_{1}≠

*t*

_{2}and

*E*[

*n*

^{2}(

*t*)]=

*σ*

^{2}, ∀

*t*with

*E*denoting the expectation operator and

*σ*the noise standard deviation. For an apodization window

*w*(

*t*), the apodized sample interferogram

*x*(

_{a}*t*) is

*x*(

_{a}*t*)=

*x*(

*t*)

*w*(

*t*) which can also be divided into signal and noise terms as:

The Discrete Fourier Transform (DFT) *X _{a}*(

*ω*) of the apodized interferogram can be written as:

where

The apodized noise in terms of its discrete Fourier transform can be written as ${N}_{a}\left(\omega \right)=\sum _{t}n\left(t\right)w\left(t\right){e}^{-j\omega t}$ and thus

In addition, the autocorrelation of the apodized noise in the frequency domain is:

$$=E\left[\left(\sum _{{t}_{1}\ne {t}_{2}}n\left({t}_{1}\right)w\left({t}_{1}\right){e}^{-j{\omega}_{1}{t}_{1}}n\left({t}_{2}\right)w\left({t}_{2}\right){e}^{+j{\omega}_{2}{t}_{2}}\right)+\left(\sum _{t}{n}^{2}\left(t\right){w}^{2}\left(t\right){e}^{-j\left({\omega}_{1}-{\omega}_{2}\right)t}\right)\right]$$

$$=\left(\sum _{{t}_{1}\ne {t}_{2}}\underset{0}{\underbrace{E\left[n\left({t}_{1}\right)n\left({t}_{2}\right)\right]}}w\left({t}_{1}\right){e}^{-j{\omega}_{1}{t}_{1}}w\left({t}_{2}\right){e}^{+j{\phantom{\rule{.2em}{0ex}}\omega}_{2}{t}_{2}}\right)+\left(\sum _{t}\underset{{\sigma}^{2}}{\underbrace{E\left[{n}^{2}\left(t\right)\right]}}{w}^{2}\left(t\right){e}^{-j\left({\omega}_{1}-{\omega}_{2}\right)t}\right)$$

where * denotes complex-conjugate. By letting *z*(*t*)=*w*
^{2}(*t*), it follows that:

where *Z*(*ω*) is the DFT of *z*(*t*). Let *L*(*ω*) be the complex insertion loss of the sample, that is,
$L\left(\omega \right)=\frac{{X}_{a}\left(\omega \right)}{{B}_{a}\left(\omega \right)}$
where *B _{a}*(

*ω*) is the DFT of the apodized background interferogram. From Eq. (3) it follows that:

where *N _{ab}*(

*ω*) is the apodized noise in the background. Under the hypothesis that this noise in the background is negligible compared to the background signal, 8a becomes:

Setting
${L}_{m}\left(\omega \right)=\frac{{X}_{\mathit{ma}}\left(\omega \right)}{{B}_{a}\left(\omega \right)}$
and
$M\left(\omega \right)=\frac{{N}_{a}\left(\omega \right)}{{B}_{a}\left(\omega \right)}$
it follows that *L*(*ω*)=*L _{m}*(

*ω*)+

*M*(

*ω*). The noise term

*M*(

*ω*) has the following properties:

and

## 3. Wavelet transform of the complex insertion loss function

The wavelet transform of the discrete signal **L**=[*L*(*ω*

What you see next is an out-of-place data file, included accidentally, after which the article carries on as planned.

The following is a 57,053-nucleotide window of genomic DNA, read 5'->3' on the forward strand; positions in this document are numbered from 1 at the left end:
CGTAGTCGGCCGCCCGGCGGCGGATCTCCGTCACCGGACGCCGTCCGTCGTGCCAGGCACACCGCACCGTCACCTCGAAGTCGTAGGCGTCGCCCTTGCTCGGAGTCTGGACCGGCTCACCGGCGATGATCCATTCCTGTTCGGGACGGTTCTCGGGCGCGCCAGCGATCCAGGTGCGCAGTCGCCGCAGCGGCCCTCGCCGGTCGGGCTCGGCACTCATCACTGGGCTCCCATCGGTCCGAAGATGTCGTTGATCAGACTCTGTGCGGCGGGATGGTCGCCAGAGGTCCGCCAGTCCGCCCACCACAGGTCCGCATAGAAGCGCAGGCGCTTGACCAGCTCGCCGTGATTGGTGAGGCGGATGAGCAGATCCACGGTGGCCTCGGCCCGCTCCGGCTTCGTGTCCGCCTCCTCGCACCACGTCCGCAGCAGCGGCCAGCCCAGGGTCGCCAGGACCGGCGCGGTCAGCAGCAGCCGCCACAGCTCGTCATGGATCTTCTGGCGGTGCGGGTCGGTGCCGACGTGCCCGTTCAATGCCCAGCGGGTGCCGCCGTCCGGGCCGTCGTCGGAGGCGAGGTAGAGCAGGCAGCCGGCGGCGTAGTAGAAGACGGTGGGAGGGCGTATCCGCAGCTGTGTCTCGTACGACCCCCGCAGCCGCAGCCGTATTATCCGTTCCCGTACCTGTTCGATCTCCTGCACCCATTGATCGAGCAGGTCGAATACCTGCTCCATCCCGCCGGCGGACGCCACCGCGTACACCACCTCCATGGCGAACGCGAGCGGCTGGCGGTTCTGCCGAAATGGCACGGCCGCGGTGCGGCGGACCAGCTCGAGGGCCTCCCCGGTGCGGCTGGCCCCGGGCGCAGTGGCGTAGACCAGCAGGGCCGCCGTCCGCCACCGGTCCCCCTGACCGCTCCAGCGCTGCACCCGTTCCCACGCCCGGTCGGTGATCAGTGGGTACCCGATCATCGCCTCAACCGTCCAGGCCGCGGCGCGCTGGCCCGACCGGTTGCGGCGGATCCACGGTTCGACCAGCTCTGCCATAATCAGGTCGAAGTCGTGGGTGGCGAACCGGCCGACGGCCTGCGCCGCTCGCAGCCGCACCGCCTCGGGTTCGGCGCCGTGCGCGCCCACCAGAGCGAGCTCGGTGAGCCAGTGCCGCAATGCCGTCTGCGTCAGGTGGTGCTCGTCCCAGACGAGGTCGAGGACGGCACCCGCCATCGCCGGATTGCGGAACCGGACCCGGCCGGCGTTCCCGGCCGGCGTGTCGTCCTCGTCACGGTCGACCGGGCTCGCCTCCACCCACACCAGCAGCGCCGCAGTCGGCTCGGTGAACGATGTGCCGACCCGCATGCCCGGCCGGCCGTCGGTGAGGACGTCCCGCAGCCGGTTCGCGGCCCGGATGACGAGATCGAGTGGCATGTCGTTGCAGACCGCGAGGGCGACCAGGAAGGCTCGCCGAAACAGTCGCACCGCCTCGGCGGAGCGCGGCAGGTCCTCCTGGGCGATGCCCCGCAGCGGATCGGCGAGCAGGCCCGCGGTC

_{0}) *L*(_{ω}
*1*) … *L*(*ω*
_{J-1})], obtained after eliminating the right half of the DFT result, can be written as:

where *ω _{n}* is the

*n*

^{th}frequency point in the DFT and the basis elements

*ψ*(wavelets) are built from a mother wavelet function

_{a,b}*ψ*as:

Subscript *a*∊R* is the “Scale” (or “Dilation”) which determines the width of the wavelet and subscript *b*∊R defines the position of the wavelet with respect to signal **L**. Equations (11) and (12) define a continuous wavelet transform, in the sense that the real-valued parameters *a* and *b* are allowed to vary continuously. The discrete wavelet transform is obtained by taking parameters *a* and *b* from a dyadic grid defined in the following manner:

where *s* and *r* are integer numbers. In this case, the wavelet transform results in a set of coefficients indexed by *s* (scale level) and *r* (translation index). These coefficients can be obtained in a computationally efficient manner by using the tree algorithm [22,23] depicted in Fig. 1. In this scheme, **c _{0}** is the result of convolving

**L**with a “scaling function”, which is the low-pass counterpart of the mother wavelet. This can be regarded as a low-pass pre-filtering procedure. The wavelet transform coefficients at scale level

*s*are stored in sequence

**d**

_{s}.

In Fig. 1, *H* and *G* represent respectively low-pass and high-pass filters associated with the mother wavelet adopted. Symbol (↓2) denotes the down-sampling operation, which consists of eliminating every other coefficient of a sequence. Down-sampling ensures that the number of points remains the same after the wavelet transform. In each scale level s two sets of coefficients are generated: **d _{s}** (which are also called “detail” coefficients in this context) and